Tics: Involuntary movements and vocalizations…
I sit at my desk and grit my teeth—first my molars, they squeak with friction, then my eye teeth, left then right. I press outward with my bottom teeth, until I feel movement. When I eat my apple, my jaw locks. It audibly snaps with every bite.
I probe the inside of my mouth with my tongue looking for a decade old scar where the bone once showed through. An infection after surgery ate away at my gums. I poke at that spot until it aches. I flip my tongue upside down and stretch the skin where it connects to the back of my mouth. I flap my bottom lip out beyond the top and blow air upwards across my wide-open eyes.
I lick my lips, wipe them dry with my hand and then lick them again as I take my hand away. I pause, frustrated, dry my lips on my shirt sleeve, but then lick them again.
My assistant leaves her desk, I grunt, low and long, I twist my torso to stretch the muscle just below my shoulder blade and sometimes one between my ribs. I torque my neck and simultaneously make my shoulder pop. I squeeze my eyes shut, then squeeze them harder still. I move my eyeballs right and left behind the lids to relieve the itching.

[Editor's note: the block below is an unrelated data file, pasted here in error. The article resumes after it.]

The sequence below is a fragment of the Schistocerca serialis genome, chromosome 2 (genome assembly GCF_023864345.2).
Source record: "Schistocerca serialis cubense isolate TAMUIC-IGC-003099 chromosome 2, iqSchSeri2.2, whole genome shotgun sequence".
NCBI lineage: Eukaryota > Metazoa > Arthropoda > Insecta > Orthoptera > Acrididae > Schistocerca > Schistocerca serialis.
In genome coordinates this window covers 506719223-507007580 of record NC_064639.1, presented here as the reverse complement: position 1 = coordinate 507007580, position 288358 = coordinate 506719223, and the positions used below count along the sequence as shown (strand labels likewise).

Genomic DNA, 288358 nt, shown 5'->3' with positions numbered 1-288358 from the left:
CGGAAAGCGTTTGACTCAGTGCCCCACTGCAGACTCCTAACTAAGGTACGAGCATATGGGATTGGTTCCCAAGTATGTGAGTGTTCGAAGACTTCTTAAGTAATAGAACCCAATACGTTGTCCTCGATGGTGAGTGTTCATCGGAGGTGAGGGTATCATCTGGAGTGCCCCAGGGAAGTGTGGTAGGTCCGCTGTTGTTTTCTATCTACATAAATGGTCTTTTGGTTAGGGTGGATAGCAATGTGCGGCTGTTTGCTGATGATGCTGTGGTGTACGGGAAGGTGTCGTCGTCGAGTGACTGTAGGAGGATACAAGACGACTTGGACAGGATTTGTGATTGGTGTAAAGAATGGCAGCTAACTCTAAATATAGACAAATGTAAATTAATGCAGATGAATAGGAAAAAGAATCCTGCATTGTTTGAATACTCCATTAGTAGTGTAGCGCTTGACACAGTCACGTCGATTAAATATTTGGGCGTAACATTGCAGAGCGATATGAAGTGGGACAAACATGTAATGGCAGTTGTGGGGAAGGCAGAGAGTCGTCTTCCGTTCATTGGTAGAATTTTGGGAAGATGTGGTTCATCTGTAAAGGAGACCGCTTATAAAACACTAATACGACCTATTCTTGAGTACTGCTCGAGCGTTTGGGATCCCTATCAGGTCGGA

There’s more: thigh punching, pinky chewing, the compulsion to check my blog stats. Is this a tic? Sometimes I stick out my tongue. I scratch ’till I bleed. I cough sporadically, just enough to annoy those around me. I take medications for this, as much as I can, but it’s not enough. More leaves me depressed.
People catch me, they must. I try to hide it. I squish my eyes when they look away. I punch my thigh when I’m alone in a hallway. I only grunt when I’m out of earshot. No one ever mentions it. How strange to have a coworker who makes faces and sounds. Zoom is the worst. I can watch myself, see what they see. That air blowing looks weird. The eye squishing—I can’t see that—would be hard to miss. “Why does he keep wiping his mouth?”
This week, I’m talking to the psychiatrist. I might increase anxiety meds. That might reduce the tics. I worry about their affect on me, my personality. Just like depression from the Tourette medication, what’s my side effect from Prozac?
The truth of the matter: one option is to do nothing. On the Tourette spectrum, my tics are mild. I don’t fling glassware, I don’t punch windows, I don’t cuss in front of the kids I coach. I don’t injure myself. These tics affect no one but me. Susan thinks that acceptance is the key. Let it go, she says. Tic when I want, don’t give a damn about anyone else. She’s right, of course. This won’t go away; it’s been present for twenty years. And for the past eighteen months—since the start of the pandemic—worsening. I can stew about it or coexist. I’ll talk to the psychiatrist about that as well.